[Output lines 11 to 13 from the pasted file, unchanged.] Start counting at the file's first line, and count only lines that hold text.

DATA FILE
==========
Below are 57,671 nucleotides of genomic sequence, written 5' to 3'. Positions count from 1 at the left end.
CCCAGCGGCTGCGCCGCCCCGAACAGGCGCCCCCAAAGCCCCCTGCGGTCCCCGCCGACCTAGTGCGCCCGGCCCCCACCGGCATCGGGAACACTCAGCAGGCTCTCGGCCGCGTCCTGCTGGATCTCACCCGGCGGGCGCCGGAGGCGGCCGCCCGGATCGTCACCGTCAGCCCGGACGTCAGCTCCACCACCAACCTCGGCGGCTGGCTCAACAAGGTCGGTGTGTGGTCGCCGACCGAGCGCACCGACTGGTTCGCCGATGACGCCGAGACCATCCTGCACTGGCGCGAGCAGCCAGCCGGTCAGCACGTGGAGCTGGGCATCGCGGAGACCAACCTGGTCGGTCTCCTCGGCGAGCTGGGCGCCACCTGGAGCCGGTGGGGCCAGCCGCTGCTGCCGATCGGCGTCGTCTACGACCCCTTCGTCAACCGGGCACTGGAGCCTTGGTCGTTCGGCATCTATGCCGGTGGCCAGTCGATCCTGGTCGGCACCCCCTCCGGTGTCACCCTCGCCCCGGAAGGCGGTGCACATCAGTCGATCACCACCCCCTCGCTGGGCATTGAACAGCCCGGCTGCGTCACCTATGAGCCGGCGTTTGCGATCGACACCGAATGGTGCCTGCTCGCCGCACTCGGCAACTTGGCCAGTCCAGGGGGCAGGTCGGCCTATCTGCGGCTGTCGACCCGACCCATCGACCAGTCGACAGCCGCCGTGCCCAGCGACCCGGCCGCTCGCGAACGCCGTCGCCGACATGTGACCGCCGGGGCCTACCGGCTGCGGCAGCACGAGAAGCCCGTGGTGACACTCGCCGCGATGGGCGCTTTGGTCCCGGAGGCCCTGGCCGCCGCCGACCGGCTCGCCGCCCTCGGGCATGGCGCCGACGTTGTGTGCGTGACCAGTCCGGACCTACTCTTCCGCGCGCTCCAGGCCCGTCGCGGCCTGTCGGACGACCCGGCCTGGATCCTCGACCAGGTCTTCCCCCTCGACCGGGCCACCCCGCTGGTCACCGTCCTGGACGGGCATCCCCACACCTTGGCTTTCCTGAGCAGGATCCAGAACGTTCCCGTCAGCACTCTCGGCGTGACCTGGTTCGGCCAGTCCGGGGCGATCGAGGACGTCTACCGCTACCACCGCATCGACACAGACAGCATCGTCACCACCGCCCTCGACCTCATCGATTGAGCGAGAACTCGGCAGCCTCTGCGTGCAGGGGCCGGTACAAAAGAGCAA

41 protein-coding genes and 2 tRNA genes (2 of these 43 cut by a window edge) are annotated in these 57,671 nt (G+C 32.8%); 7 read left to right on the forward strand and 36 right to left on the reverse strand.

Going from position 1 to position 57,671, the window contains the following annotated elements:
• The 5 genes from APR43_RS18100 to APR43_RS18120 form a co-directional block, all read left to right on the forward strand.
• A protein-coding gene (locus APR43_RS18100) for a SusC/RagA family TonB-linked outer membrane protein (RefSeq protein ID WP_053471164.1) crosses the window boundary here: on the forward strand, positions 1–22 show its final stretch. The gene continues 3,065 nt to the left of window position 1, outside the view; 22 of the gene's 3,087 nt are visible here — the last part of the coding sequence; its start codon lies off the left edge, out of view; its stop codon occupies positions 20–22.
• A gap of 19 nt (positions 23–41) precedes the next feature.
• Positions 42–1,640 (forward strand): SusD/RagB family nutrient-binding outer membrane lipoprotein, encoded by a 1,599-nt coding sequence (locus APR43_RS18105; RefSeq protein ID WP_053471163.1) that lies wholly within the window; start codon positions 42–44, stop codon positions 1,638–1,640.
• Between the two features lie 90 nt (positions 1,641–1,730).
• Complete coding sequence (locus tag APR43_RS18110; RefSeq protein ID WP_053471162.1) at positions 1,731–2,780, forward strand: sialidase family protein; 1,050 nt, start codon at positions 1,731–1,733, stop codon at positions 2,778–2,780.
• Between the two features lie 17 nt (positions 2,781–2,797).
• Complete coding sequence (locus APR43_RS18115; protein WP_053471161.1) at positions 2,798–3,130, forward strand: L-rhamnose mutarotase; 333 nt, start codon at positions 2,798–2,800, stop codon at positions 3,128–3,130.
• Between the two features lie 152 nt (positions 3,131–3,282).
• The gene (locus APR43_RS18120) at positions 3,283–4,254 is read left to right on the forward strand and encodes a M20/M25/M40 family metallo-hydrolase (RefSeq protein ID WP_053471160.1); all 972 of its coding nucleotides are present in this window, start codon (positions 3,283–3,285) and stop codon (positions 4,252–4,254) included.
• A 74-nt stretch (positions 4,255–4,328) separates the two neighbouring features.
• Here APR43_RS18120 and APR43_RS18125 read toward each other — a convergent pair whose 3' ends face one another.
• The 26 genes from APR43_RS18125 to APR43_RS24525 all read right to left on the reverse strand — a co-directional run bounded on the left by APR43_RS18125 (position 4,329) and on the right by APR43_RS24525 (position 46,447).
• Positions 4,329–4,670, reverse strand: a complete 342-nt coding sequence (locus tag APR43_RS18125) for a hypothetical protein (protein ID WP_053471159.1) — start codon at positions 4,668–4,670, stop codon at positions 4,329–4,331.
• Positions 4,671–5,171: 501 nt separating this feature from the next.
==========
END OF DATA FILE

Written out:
• Between the two features lie 17 nt (positions 2,781–2,797).
• Complete coding sequence (locus APR43_RS18115; protein WP_053471161.1) at positions 2,798–3,130, forward strand: L-rhamnose mutarotase; 333 nt, start codon at positions 2,798–2,800, stop codon at positions 3,128–3,130.
• Between the two features lie 152 nt (positions 3,131–3,282).